U.S.D.A. Agricultural Research Service researchers used hyperspectral imaging, which combines digital imaging with spectroscopy, to provide hundreds of individual wavelength measurements for each image pixel, writes the A.R.S.’s Sharon Durham. A.R.S. is the chief scientific research agency of U.S.D.A.
Microorganisms grown on solid media carry unique spectral fingerprints in the specific portion of the electromagnetic spectrum, according to the study. A hyperspectral imager identifies these fingerprints by measuring light waves that bounce off or through these objects.
Hyperspectral imaging, unlike the human eye which sees only visible light, can detect visible light as well as light from the ultraviolet to near-infrared ranges. Hyperspectral imaging may also be applicable to other pathogen detection studies.
GrowingCampylobacterdirectly on solid media has been an effective method to isolate this organism, but distinguishing Campylobacter from non-Campylobactermicroorganisms is difficult because different bacteria can often look very similar, Durham writes.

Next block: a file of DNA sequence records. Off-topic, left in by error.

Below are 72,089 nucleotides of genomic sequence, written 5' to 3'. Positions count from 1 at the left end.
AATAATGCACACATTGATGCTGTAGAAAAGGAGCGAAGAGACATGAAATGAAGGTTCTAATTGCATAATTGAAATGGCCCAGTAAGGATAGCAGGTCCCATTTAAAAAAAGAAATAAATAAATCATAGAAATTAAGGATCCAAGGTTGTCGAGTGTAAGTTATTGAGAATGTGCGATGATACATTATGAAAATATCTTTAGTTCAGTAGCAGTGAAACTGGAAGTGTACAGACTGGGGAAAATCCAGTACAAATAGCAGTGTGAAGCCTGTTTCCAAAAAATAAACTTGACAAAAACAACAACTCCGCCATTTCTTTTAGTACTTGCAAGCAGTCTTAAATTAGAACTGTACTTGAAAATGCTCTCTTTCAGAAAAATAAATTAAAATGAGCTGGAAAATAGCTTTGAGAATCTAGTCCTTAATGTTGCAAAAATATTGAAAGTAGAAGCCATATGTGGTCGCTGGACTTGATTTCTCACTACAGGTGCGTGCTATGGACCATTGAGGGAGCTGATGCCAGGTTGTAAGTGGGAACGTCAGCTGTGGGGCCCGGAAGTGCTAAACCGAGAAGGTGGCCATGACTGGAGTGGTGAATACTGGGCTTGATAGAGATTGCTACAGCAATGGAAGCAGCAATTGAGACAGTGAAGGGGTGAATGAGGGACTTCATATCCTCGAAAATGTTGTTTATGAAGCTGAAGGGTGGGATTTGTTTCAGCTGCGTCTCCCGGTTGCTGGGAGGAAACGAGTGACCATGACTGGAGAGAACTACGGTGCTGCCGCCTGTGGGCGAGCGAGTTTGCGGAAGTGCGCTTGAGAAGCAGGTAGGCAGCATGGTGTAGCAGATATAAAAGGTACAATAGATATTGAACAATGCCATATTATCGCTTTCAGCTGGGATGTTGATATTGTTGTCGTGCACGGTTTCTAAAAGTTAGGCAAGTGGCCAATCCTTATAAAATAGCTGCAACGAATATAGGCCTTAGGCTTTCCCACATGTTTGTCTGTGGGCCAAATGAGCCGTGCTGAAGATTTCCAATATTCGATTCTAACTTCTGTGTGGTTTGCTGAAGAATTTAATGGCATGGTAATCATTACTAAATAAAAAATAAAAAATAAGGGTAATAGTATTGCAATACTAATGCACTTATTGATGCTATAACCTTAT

A research team led by A.R.S. electronics engineer Seung-Chul Yoon, at the agency's Quality and Safety Assessment Research Unit in Athens, Ga., developed the imaging technique to detectCampylobactercolonies on solid media in 24 hours. Normally, isolation and detection for identification ofCampylobacterfrom foods like raw chicken involve time-consuming or complicated laboratory tests that may take several days to a week.
This "sensing" technology, which was nearly 100% accurate with pure cultures of the microorganisms, could be used for early detection of presumptiveCampylobactercolonies in mixed cultures. The researchers are working toward developing a presumptive screening technique to detectSalmonellaandCampylobacterin food samples.
Findings from this study were published in the journalSensing and Instrumentation for Food Quality and Safety. This research supports the U.S.D.A. priority of ensuring food safety.